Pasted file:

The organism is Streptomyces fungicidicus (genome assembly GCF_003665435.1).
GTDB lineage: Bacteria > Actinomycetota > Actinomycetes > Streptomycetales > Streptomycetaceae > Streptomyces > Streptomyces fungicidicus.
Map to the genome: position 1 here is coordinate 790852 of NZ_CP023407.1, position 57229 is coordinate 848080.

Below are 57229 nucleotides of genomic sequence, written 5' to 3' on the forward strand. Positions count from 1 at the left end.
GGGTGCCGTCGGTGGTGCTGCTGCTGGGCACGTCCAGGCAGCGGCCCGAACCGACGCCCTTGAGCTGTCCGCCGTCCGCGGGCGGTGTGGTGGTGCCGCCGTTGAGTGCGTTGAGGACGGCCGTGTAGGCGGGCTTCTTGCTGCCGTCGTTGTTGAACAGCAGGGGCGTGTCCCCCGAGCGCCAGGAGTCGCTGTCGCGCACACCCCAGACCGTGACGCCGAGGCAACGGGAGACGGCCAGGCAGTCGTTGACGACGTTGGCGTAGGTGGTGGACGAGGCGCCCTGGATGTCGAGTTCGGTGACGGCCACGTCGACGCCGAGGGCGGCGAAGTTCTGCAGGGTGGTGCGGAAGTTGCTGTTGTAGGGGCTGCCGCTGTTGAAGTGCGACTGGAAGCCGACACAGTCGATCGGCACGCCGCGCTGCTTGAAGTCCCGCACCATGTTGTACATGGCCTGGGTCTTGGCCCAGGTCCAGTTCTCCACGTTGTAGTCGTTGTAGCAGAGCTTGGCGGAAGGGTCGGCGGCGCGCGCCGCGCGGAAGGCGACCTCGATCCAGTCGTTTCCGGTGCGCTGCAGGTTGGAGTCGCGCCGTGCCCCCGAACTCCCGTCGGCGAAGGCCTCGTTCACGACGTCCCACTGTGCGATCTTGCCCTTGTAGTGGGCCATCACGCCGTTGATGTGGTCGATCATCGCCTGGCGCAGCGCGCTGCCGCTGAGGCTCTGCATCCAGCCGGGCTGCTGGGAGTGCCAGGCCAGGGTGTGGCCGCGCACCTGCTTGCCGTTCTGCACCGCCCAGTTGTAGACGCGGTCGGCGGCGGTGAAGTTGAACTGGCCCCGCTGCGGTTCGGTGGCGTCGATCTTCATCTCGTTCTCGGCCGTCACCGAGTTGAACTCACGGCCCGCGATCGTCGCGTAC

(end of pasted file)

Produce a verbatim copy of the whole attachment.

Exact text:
The organism is Streptomyces fungicidicus (genome assembly GCF_003665435.1).
GTDB lineage: Bacteria > Actinomycetota > Actinomycetes > Streptomycetales > Streptomycetaceae > Streptomyces > Streptomyces fungicidicus.
Map to the genome: position 1 here is coordinate 790852 of NZ_CP023407.1, position 57229 is coordinate 848080.

Below are 57229 nucleotides of genomic sequence, written 5' to 3' on the forward strand. Positions count from 1 at the left end.
GGGTGCCGTCGGTGGTGCTGCTGCTGGGCACGTCCAGGCAGCGGCCCGAACCGACGCCCTTGAGCTGTCCGCCGTCCGCGGGCGGTGTGGTGGTGCCGCCGTTGAGTGCGTTGAGGACGGCCGTGTAGGCGGGCTTCTTGCTGCCGTCGTTGTTGAACAGCAGGGGCGTGTCCCCCGAGCGCCAGGAGTCGCTGTCGCGCACACCCCAGACCGTGACGCCGAGGCAACGGGAGACGGCCAGGCAGTCGTTGACGACGTTGGCGTAGGTGGTGGACGAGGCGCCCTGGATGTCGAGTTCGGTGACGGCCACGTCGACGCCGAGGGCGGCGAAGTTCTGCAGGGTGGTGCGGAAGTTGCTGTTGTAGGGGCTGCCGCTGTTGAAGTGCGACTGGAAGCCGACACAGTCGATCGGCACGCCGCGCTGCTTGAAGTCCCGCACCATGTTGTACATGGCCTGGGTCTTGGCCCAGGTCCAGTTCTCCACGTTGTAGTCGTTGTAGCAGAGCTTGGCGGAAGGGTCGGCGGCGCGCGCCGCGCGGAAGGCGACCTCGATCCAGTCGTTTCCGGTGCGCTGCAGGTTGGAGTCGCGCCGTGCCCCCGAACTCCCGTCGGCGAAGGCCTCGTTCACGACGTCCCACTGTGCGATCTTGCCCTTGTAGTGGGCCATCACGCCGTTGATGTGGTCGATCATCGCCTGGCGCAGCGCGCTGCCGCTGAGGCTCTGCATCCAGCCGGGCTGCTGGGAGTGCCAGGCCAGGGTGTGGCCGCGCACCTGCTTGCCGTTCTGCACCGCCCAGTTGTAGACGCGGTCGGCGGCGGTGAAGTTGAACTGGCCCCGCTGCGGTTCGGTGGCGTCGATCTTCATCTCGTTCTCGGCCGTCACCGAGTTGAACTCACGGCCCGCGATCGTCGCGTAC